What led you to add the glorious mid switch? 

The mid switch isn’t something I came up with. It’s been around the DIY community for a long time. Most pedal tone stacks use a single-band pass filter to either cut the highs or the lows from the signal. The Big Muff has a little more complicated tone stack, with both a high-pass and a low-pass filter. 

The main issue most people have with the Big Muff is the scooped mids profile, which is part of the high-pass filter. There are a couple of solutions the DIY community has been using for years. One popular method is to add a potentiometer to the high-pass section of the tone stack, which allows you to control the mids with a knob. I personally like the switch instead of a knob to control the mids because I like the ability to reproduce the exact configuration of the classic pedal. Usually I run my 73 at the flat mids setting.


73 rams head size.jpeg

This pedal is perfectly sized for pedalboards. I wish more pedals were sized like this. Compact without feeling too small. Although I like the idea of mini pedals, they always feel a little wobbly on pedalboards.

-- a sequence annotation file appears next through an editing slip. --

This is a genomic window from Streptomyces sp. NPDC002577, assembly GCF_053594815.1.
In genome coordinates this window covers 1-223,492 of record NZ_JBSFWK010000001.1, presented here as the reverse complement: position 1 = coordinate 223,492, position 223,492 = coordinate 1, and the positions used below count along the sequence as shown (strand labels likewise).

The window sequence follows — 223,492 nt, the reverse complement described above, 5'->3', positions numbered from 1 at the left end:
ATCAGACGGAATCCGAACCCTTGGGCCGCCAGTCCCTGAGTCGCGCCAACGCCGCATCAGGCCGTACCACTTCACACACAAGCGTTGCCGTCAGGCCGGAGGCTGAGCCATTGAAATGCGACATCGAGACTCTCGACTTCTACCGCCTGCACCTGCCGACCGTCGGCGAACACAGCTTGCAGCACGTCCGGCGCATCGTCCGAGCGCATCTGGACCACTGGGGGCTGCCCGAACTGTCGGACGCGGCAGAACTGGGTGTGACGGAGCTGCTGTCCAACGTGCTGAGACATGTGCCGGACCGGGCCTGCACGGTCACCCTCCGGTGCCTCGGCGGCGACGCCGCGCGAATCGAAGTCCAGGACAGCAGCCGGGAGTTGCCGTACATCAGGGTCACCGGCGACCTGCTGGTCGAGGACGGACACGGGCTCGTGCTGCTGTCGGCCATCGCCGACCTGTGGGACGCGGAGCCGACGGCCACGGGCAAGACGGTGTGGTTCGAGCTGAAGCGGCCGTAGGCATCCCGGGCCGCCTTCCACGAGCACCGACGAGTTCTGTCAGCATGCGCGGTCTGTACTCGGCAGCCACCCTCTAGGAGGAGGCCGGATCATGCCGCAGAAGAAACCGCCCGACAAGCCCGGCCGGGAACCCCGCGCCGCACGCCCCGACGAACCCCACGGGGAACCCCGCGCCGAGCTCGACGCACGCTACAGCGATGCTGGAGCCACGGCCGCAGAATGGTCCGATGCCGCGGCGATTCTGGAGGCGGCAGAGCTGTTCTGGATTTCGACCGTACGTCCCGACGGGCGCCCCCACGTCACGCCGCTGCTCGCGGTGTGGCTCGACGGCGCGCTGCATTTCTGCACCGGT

This isn’t a mini pedal. But it’s a size I wish many would strive for. 

Let’s listen to some audio examples. All were recorded using an American Standard Strat with FSC Instruments S ‘59 pickups, DR Stings Pure Blues pure nickel strings, Headstrong Lil’ King Reverb, AEA A840 ribbon mic, and a UAD Apollo. 


Let’s listen to some examples of the Vick Audio 73 Ram’s Head. all examples were recorded using a Fender American Stratocaster with FSC Instruments 59 Pickups, a Headstrong Lil King Reverb amp, an AEA A 840 ribbon mic into a UAD Apollo using the Neve 1073 preamp plugin in the Unison slot.

In the next example I used the UAD Korg SD-3000 delay and UAD EMT 140 plugin for more space.

Remember earlier when I mentioned pairing a Power Boost with the 73 Ram’s Head?

Let’s hear what stacking the 73 Ram’s Head with the Effectrode PC-2A sounds like.